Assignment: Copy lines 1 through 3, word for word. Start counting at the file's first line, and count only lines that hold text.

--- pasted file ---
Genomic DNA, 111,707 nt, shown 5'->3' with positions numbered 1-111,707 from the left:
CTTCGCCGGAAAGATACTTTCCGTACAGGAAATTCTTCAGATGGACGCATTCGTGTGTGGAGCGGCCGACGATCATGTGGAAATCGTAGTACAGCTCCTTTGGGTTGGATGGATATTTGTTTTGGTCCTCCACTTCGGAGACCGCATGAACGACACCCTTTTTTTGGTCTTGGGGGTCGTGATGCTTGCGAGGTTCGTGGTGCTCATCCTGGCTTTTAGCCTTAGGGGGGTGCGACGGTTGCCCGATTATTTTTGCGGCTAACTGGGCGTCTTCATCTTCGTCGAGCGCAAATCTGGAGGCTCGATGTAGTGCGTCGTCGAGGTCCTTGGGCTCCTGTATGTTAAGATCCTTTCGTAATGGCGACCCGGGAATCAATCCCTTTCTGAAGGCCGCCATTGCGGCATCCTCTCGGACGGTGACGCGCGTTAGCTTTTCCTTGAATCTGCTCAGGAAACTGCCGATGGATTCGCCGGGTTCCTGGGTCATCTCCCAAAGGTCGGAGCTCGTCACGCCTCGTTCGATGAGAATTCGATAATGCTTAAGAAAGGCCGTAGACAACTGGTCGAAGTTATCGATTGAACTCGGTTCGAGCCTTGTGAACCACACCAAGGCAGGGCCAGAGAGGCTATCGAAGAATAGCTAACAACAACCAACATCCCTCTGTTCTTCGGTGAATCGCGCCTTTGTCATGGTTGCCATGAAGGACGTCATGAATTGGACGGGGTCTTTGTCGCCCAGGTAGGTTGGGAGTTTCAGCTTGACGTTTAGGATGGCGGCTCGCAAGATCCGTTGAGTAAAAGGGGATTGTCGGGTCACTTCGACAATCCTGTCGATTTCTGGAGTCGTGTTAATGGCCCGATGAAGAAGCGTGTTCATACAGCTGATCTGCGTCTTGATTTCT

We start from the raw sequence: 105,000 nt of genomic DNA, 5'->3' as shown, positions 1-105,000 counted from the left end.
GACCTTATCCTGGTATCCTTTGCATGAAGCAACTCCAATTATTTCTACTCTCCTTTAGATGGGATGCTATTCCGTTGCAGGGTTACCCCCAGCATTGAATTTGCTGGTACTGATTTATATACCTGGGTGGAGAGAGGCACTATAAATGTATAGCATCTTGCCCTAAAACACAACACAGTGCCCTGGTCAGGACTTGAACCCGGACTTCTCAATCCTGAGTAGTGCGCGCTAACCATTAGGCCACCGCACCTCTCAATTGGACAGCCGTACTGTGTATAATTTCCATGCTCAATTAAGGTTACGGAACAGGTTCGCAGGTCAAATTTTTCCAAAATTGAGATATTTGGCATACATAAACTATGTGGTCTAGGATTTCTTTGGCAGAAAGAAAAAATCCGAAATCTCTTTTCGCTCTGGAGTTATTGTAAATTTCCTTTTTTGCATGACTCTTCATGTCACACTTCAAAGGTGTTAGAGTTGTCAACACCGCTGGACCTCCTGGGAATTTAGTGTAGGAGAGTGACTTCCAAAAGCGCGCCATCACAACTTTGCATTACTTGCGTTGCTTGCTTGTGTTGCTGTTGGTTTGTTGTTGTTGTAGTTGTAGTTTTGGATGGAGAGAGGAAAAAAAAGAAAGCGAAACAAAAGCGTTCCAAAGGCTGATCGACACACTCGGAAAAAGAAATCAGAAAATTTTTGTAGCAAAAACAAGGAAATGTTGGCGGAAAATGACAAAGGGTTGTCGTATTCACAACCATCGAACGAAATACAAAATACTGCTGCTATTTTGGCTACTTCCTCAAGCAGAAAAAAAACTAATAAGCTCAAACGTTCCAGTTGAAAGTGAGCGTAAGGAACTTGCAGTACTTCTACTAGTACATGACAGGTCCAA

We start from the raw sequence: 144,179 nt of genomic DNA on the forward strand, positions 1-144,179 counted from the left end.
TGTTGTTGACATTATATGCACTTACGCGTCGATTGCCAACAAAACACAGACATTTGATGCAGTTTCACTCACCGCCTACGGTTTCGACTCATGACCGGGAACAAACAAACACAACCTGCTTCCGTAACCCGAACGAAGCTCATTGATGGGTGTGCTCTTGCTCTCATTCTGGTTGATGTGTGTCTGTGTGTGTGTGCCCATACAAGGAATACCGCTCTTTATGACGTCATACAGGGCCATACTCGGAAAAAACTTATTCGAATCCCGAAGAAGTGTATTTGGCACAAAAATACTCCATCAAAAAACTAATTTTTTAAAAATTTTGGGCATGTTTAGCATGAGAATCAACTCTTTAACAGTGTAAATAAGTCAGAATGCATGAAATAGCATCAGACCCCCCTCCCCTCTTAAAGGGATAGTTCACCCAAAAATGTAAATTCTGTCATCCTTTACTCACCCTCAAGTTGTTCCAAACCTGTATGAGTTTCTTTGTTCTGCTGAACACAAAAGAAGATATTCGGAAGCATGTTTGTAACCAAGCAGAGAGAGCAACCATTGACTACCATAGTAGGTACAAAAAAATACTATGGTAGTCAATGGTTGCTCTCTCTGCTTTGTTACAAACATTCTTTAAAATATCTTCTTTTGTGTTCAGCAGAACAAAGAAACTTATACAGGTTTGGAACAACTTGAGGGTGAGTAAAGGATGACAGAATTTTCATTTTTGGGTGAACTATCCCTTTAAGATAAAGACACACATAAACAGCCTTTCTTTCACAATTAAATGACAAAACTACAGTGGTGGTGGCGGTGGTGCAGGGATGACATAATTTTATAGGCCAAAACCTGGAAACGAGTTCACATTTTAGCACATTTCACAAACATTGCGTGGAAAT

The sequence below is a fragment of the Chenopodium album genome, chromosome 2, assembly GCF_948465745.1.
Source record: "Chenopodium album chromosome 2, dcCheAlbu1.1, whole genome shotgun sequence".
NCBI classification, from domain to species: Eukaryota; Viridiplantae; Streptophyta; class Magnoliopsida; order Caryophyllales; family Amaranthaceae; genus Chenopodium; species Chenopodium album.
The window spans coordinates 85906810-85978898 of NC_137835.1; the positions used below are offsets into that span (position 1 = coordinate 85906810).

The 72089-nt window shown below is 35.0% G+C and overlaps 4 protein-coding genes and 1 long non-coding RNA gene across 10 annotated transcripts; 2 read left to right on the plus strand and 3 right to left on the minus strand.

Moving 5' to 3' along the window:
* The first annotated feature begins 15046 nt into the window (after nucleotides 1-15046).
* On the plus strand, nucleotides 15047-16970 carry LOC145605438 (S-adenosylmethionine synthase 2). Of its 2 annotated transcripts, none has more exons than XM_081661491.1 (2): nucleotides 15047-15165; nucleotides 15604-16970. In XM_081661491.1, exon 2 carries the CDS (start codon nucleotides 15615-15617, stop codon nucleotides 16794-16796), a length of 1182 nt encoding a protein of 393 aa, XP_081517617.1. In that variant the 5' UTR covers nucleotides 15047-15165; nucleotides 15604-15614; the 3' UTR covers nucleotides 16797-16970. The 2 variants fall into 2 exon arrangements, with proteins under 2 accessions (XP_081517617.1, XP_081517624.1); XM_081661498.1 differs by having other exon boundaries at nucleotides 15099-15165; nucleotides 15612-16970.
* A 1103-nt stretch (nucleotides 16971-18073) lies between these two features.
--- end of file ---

Genomic DNA, 111,707 nt, shown 5'->3' with positions numbered 1-111,707 from the left:
CTTCGCCGGAAAGATACTTTCCGTACAGGAAATTCTTCAGATGGACGCATTCGTGTGTGGAGCGGCCGACGATCATGTGGAAATCGTAGTACAGCTCCTTTGGGTTGGATGGATATTTGTTTTGGTCCTCCACTTCGGAGACCGCATGAACGACACCCTTTTTTTGGTCTTGGGGGTCGTGATGCTTGCGAGGTTCGTGGTGCTCATCCTGGCTTTTAGCCTTAGGGGGGTGCGACGGTTGCCCGATTATTTTTGCGGCTAACTGGGCGTCTTCATCTTCGTCGAGCGCAAATCTGGAGGCTCGATGTAGTGCGTCGTCGAGGTCCTTGGGCTCCTGTATGTTAAGATCCTTTCGTAATGGCGACCCGGGAATCAATCCCTTTCTGAAGGCCGCCATTGCGGCATCCTCTCGGACGGTGACGCGCGTTAGCTTTTCCTTGAATCTGCTCAGGAAACTGCCGATGGATTCGCCGGGTTCCTGGGTCATCTCCCAAAGGTCGGAGCTCGTCACGCCTCGTTCGATGAGAATTCGATAATGCTTAAGAAAGGCCGTAGACAACTGGTCGAAGTTATCGATTGAACTCGGTTCGAGCCTTGTGAACCACACCAAGGCAGGGCCAGAGAGGCTATCGAAGAATAGCTAACAACAACCAACATCCCTCTGTTCTTCGGTGAATCGCGCCTTTGTCATGGTTGCCATGAAGGACGTCATGAATTGGACGGGGTCTTTGTCGCCCAGGTAGGTTGGGAGTTTCAGCTTGACGTTTAGGATGGCGGCTCGCAAGATCCGTTGAGTAAAAGGGGATTGTCGGGTCACTTCGACAATCCTGTCGATTTCTGGAGTCGTGTTAATGGCCCGATGAAGAAGCGTGTTCATACAGCTGATCTGCGTCTTGATTTCT

We start from the raw sequence: 105,000 nt of genomic DNA, 5'->3' as shown, positions 1-105,000 counted from the left end.